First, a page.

Randy Jackson Re-Reads Luke Cage Hero For Hire/Luke Cage Power Man

Yup, I threatened to do this, now it's going to happen.  I'd thought about waiting until I was finished with Howard the Duck but I decided to go ahead and get started.

For this discussion, I'll be covering Luke Cage: Hero For Hire #1-16, Luke Cage: Power Man #17-27 and Power Man @28-48.

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The last two issue titles have both been song references, to "Nights in White Satin" by the Moody Blues and, of course, "Jingle Bells." Makes you wonder how they resisted titling the previous issue "They Call the Wind (Black) Mariah!"

Back in the Bronze Age, many comics writers were only 5-10 years older than me, and drank from the same musical well. Which means that I got most of the song references in titles and dialogue, and it made me feel all the more like I was part of a secret club. Interestingly, many songs referenced in the Bronze Age are still occasionally referenced today, not only because of the evocative imagery of many (often drug-influenced) 1960 and '70s rock and roll tunes, but because they are still in play on Classic Rock stations. And, possibly, because some of today's writer learned OF those songs by reading old Marvel Comics, or are lifting the title without knowing their origin!

Of course, the reverse is true today -- I don't get ANY references to pop music, because I don't listen to it. As I am old. Or, perhaps I should say that if I DO get a song reference, I know that it's no longer cool -- e.g. when Spider-Man said "who let the dogs out." From context I gathered it was from a pop song, but by its mere presence in a comic book, it was probably already out of date. (And I was right.)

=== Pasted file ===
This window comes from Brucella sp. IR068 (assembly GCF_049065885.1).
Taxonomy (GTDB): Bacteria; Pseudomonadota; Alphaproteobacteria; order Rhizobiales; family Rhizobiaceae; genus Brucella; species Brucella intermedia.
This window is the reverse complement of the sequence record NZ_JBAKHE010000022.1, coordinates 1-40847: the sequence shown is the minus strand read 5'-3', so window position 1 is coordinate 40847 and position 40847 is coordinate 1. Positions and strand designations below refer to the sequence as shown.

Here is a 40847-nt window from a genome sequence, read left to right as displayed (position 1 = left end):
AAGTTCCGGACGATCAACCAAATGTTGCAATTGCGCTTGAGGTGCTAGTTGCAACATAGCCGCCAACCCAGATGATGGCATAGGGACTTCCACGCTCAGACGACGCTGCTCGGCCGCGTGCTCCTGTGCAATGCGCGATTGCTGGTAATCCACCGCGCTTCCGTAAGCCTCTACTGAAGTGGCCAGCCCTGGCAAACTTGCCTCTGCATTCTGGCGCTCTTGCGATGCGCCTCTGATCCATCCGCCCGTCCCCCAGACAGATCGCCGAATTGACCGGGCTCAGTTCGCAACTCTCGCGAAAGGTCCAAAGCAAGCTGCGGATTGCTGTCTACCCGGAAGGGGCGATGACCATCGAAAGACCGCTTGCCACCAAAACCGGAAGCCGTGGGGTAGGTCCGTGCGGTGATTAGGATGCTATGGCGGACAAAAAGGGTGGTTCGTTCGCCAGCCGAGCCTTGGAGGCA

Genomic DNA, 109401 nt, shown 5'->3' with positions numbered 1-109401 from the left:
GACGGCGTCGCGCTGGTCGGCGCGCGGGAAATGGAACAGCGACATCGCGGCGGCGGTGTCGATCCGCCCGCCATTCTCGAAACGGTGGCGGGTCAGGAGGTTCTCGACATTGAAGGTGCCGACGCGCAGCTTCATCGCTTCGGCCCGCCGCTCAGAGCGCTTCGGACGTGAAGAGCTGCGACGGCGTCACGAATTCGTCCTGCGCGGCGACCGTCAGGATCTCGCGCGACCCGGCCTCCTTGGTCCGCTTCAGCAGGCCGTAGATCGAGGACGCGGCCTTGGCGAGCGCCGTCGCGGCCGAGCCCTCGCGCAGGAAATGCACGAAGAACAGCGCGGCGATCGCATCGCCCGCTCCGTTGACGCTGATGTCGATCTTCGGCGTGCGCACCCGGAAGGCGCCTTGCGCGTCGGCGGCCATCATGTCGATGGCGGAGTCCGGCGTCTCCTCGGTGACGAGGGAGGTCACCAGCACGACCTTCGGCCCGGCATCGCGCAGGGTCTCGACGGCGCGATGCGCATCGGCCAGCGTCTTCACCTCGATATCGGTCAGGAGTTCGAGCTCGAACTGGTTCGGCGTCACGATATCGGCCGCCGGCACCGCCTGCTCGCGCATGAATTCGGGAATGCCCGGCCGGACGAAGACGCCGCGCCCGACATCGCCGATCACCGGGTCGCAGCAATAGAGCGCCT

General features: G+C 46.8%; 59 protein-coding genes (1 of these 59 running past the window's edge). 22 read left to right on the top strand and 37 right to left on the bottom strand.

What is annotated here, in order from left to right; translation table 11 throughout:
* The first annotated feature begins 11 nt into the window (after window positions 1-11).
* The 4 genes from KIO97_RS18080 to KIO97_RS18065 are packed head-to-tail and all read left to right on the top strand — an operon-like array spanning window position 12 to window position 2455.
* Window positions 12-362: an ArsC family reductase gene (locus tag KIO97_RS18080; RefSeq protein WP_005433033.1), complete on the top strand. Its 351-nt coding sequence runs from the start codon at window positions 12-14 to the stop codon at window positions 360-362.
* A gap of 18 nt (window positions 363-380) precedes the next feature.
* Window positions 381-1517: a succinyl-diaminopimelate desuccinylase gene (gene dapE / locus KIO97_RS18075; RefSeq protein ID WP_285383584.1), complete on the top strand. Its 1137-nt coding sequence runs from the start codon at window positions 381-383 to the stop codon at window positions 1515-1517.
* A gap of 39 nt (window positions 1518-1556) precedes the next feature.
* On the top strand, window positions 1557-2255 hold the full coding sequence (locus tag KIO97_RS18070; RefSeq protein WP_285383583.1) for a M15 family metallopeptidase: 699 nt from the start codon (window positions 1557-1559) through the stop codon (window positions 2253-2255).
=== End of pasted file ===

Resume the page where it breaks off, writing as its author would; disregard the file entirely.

So, that happened.

Perhaps the writer hated "Paint You Wagon?"

Surfing movies were big in 1963 but were out by 1965. After the Silver Surfer appeared only a couple of beach movies came out, and they were all flops at the box office. I remember Jughead getting a mohawk for awhile in one of their many wrong minded attempts to make him cool several years after they were in. I also recall a Disney cartoon giving a character legwarmers a couple years after they went out.

I have been told Que Sera Sera came for a musical made a few years ago, Then a couple of years later someone released something called Que Sera which has no similarity to the old song except the title. I also remember fans of someone called Tiffany wondering how she wrote and recorded a new song so fast. The song in question was "I Saw Her Standing There", with her and she changed to him and he. The previous song they encouraged her fans to believe she'd "written" that made her famous? "I Think We're Alone Now." Tommy James might object to that.


Luke Cage, Hero For Hire #8 - "Crescendo!"
Cover Date: April 1973
Writer: Steve Englehart
Artist: George Tuska

We open on Cage in his office, throwing a tantrum. Apparently the source of his ire is...himself. He feels there are unresolved issues going back to the death of Frank Jenks in issue #5, and he wants to resolve them. HOwever, he's interrupted by D.W. escorting a sleazy (he's got a flower in his lapel and a mustache--that's how you know he's sleazy) gentleman who wants to hire Luke. Luke doesn't want to listen and walks down to the street, but the man is persistent and follows. He tells Cage he has an offer that can make him rich. Luke tells him he's uninterested as he has a personal case to deal with. He then spots one of Jenks' assailants on the street. He chases, and the thug runs away and attempts to escape. He thinks he's gotten away, but Cage corners him. At this point, the thug attempts to fight his way out, but Luke is a little too much for him--okay, a lot too much. He punches Cage in the face only to break his hand doing so. He then pulls a knife and slashes Luke, but Luke laughs it off. He tries to stab Cage, and the knife breaks. Finally Luke has the man, Georgoe Simms, beaten, but then he's distracted by a neighbor complaining about the noise from the fight. In the interim, Georgie runs away. Cage tries to trail him, but loses him.